Tuesday 17 July 2018

Johnny and the cult of cool: Most men grow out of this hellraiser phase but Depp feels inexplicable pressure to live up to the legend

Last man standing: Johnny Depp at Glastonbury festival. Photo: PA
Last man standing: Johnny Depp at Glastonbury festival. Photo: PA
Katie Byrne

Katie Byrne

The brutal Johnny Depp interview in the latest issue of Rolling Stone magazine has divided opinion. Some think the journalist took advantage of Depp's delicate mental state; others think the actor was simply the victim of his own ego.

I'm somewhere in the middle. Like everyone else, I baulked at some of the tone-deaf revelations that were relayed to the journalist over a 72-hour period in Depp's rented mansion in London's Highgate. But I also pitied the actor whose demise is almost poignant in its predictability.

Depp is portrayed as grotesquely extravagant, casually bigoted and, at times, completely deluded in the 10,000 word profile (if you haven't read it, put the kettle on…).

But he also comes across as lonely, confused and conflicted. He wears a "scared, hunted look", according to the journalist, and his closest friend seems to be his lawyer. He's like the last guy awake at a party when everyone else has gone to sleep.

The party can't go on forever, but at some point Depp decided that he was going to burn the candle at both ends until the flame went out.

In his early 20s, he bought the infamous Viper Room nightclub in LA, dated Kate Moss and trashed hotel rooms, just for effect. In later years, he befriended committed hellraisers Keith Richards and Hunter S Thompson.

He became the poster boy for decadence and debauchery and it feels like this would-be rock star has been living up to the legend ever since.

During the Rolling Stone interview, Depp clears up the claim that he spent $30,000 a month on wine. "It's insulting to say that I spent $30,000 on wine," he said. "Because it was far more."

Later, he corrects the story about him spending $3m to fire Hunter S Thompson's ashes from a cannon.

"By the way, it was not $3m to shoot Hunter into the f***ing sky," he says. "It was $5m."

Narcotics are also mentioned with tedious regularity. He thinks the American government should have used an alternative form of chemical warfare to capture Osama bin Laden.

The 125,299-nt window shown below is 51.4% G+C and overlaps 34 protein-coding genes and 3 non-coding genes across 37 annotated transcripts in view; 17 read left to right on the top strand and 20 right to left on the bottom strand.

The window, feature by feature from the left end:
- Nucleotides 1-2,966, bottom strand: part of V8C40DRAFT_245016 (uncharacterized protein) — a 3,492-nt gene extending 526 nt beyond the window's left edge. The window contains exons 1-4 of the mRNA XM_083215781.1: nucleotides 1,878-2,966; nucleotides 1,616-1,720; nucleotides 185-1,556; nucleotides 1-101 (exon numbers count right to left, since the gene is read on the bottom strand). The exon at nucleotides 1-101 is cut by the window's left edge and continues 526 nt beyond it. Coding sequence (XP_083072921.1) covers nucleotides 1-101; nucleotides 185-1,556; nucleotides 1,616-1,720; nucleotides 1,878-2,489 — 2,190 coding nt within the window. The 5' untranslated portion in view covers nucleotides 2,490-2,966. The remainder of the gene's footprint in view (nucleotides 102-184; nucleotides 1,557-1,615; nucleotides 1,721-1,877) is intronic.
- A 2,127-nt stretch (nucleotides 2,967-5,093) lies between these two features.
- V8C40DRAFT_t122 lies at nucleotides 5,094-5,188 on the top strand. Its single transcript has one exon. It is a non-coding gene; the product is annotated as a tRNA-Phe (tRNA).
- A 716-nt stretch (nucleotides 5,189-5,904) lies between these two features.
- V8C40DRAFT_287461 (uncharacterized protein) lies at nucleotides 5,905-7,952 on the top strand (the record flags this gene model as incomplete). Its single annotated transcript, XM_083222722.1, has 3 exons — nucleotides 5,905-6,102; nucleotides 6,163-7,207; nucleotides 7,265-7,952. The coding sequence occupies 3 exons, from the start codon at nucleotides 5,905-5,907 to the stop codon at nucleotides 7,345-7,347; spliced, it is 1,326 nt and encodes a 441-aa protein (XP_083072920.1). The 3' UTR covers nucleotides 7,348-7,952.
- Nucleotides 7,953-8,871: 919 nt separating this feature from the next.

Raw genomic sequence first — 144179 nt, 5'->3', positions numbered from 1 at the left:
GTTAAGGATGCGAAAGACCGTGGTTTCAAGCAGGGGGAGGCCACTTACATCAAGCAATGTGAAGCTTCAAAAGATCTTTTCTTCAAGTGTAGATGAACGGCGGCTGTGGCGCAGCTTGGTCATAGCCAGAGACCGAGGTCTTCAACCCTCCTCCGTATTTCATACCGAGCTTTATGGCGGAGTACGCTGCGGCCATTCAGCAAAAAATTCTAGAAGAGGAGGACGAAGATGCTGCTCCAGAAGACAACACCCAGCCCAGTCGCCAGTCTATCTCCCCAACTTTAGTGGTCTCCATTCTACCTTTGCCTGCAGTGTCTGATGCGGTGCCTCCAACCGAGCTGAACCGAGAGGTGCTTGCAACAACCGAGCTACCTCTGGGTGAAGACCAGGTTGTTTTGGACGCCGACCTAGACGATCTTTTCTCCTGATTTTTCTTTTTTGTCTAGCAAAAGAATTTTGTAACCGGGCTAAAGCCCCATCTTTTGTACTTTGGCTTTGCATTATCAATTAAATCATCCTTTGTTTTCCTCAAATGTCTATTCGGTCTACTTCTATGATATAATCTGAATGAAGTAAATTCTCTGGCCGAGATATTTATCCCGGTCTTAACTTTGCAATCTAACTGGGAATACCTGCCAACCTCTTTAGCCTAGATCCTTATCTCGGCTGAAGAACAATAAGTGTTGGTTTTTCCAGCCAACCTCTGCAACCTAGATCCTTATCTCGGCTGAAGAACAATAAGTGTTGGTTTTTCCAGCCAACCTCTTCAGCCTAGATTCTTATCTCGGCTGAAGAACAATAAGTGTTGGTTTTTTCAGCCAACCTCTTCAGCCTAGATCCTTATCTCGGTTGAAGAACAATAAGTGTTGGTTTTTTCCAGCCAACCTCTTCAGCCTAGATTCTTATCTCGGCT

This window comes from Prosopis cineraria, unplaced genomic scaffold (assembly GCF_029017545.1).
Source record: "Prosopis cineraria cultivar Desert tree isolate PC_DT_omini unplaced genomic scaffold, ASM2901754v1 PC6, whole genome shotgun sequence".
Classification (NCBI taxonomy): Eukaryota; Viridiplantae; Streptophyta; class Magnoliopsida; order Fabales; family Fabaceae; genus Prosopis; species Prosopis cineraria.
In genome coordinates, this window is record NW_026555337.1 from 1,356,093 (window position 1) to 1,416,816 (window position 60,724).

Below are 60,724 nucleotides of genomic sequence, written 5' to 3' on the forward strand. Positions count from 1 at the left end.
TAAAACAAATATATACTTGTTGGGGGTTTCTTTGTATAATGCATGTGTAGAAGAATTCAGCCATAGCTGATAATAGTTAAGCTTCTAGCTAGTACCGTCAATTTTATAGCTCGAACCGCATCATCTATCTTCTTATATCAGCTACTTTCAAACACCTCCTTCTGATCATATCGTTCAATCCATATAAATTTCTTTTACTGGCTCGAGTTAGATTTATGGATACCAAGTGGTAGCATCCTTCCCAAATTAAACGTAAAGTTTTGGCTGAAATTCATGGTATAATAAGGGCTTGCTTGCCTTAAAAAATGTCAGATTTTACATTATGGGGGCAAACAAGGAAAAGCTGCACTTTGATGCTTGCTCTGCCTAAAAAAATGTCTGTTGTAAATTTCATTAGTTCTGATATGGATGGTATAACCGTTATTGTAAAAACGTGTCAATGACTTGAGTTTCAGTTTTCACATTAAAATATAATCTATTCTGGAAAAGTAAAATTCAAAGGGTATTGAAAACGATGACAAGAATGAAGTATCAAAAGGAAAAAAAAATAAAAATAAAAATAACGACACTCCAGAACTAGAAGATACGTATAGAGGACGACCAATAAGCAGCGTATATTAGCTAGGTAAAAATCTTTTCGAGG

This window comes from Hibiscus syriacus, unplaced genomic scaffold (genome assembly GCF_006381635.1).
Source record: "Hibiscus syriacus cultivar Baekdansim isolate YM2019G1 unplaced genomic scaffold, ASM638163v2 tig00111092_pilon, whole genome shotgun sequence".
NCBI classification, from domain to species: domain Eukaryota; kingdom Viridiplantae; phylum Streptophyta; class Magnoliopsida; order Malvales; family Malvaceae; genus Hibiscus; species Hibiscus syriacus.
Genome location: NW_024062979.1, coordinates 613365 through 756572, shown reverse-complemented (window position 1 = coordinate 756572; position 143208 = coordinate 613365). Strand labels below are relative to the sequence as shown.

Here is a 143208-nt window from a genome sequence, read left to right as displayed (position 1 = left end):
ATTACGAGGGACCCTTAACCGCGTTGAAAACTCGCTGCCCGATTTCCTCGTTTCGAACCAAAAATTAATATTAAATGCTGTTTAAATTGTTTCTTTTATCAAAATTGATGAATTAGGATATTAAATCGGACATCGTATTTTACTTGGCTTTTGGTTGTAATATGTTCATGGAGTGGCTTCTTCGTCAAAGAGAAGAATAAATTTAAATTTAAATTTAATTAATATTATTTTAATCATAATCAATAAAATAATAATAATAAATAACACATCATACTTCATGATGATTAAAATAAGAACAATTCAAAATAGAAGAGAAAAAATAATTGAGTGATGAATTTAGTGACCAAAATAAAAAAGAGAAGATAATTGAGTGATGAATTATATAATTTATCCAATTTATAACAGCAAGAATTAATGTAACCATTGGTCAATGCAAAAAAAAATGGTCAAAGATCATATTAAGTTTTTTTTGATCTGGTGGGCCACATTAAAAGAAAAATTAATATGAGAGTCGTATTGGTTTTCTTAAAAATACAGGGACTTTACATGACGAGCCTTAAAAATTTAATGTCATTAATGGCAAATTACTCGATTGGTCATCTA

"You get a bunch of f***ing planes, big f***ing planes that spray shit, and you drop LSD 25," he says. "You saturate the f***ing place. Every single thing will walk out of their cave smiling, happy."

Depp says he agreed to do the interview because he wanted to set the record straight on his financial woes. However, he seems more concerned about perpetuating the 'wild man' myth that surrounds him.

Of course, this is what happens when people - men especially - derive their identities from rock 'n' roll lifestyles. They feel like they have to prove themselves, even if only to themselves.

We all know a Johnny. He's the guy who has only read three books in his entire life: Fear & Loathing in Las Vegas, Mr Nice and American Psycho.

He's the guy who self-mythologises with fabricated stories about herculean doses of psychedelics.

He's the guy who looks up to anti-heroes who live life on the edge. Who cares that they died from drug addiction or ended up stuttering and shuffling like Ozzy Osbourne? It's rock 'n' roll, man!

Most men grow out of this phase but others, like Depp and his ilk, feel this inexplicable pressure to live up to the legend.

They might want to go to bed with a hot water bottle and some warm milk, but they have this misplaced sense of duty around being the last man standing.

Their closest friends don't help matters. In the male dominance hierarchy, the role of 'LEG-eee-end' is perhaps the hardest one to overcome. There's one of these performing monkeys in every group of male friends and there is often little concern for their mental state, or the fact they might not be waving but drowning.

The sad truth is that we respect hellraisers like Depp when they are young and good-looking and relevant. It's only when they're old, ugly and broke - when they have become caricatures of themselves - that we start to ask if everything is okay.

Irish Independent

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